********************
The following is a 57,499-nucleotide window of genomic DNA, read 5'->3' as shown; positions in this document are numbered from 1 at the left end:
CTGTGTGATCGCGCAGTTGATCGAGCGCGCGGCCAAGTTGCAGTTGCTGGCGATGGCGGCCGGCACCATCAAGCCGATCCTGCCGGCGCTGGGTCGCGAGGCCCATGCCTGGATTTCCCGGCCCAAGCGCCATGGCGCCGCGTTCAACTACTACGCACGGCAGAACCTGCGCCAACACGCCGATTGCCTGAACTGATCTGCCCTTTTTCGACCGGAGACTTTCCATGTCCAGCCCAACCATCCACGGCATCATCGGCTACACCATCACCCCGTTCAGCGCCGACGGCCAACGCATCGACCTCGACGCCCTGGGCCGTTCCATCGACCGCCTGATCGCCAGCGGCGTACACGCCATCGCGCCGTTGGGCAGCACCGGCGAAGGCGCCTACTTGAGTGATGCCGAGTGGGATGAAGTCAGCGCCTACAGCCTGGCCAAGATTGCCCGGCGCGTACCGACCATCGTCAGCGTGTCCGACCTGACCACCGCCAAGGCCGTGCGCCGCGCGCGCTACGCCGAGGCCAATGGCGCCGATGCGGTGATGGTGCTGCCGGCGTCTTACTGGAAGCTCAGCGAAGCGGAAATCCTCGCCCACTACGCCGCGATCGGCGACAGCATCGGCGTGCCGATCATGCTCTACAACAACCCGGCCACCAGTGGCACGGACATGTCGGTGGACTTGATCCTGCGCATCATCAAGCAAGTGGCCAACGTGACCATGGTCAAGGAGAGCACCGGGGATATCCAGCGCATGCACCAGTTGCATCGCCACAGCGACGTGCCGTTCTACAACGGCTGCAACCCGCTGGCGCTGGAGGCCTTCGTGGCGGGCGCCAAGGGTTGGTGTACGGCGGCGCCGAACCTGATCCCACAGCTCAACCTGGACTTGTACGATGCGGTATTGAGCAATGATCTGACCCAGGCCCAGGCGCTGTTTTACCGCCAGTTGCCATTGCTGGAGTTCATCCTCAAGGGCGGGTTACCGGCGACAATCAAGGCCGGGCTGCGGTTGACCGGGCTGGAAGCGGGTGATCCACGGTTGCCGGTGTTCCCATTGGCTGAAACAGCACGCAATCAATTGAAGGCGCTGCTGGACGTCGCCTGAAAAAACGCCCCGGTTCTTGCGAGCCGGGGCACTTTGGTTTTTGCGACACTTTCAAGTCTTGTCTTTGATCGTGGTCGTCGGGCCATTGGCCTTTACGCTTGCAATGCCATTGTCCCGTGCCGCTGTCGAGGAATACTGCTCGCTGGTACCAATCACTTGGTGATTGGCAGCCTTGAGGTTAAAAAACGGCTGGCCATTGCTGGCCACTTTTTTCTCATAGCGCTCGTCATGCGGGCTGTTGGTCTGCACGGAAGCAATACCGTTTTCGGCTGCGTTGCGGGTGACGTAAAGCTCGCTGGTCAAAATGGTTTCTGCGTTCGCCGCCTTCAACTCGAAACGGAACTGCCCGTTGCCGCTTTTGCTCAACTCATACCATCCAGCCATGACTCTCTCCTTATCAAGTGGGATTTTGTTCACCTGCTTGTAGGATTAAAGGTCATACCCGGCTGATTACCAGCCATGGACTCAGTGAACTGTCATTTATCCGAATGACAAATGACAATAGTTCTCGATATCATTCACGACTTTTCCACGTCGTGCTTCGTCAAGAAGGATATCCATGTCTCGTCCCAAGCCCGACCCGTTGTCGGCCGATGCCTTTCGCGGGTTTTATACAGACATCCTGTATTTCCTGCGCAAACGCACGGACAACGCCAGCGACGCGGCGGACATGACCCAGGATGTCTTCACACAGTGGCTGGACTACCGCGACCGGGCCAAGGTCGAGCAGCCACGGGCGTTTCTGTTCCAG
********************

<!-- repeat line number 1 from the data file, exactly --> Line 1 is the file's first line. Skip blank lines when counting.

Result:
The following is a 57,499-nucleotide window of genomic DNA, read 5'->3' as shown; positions in this document are numbered from 1 at the left end: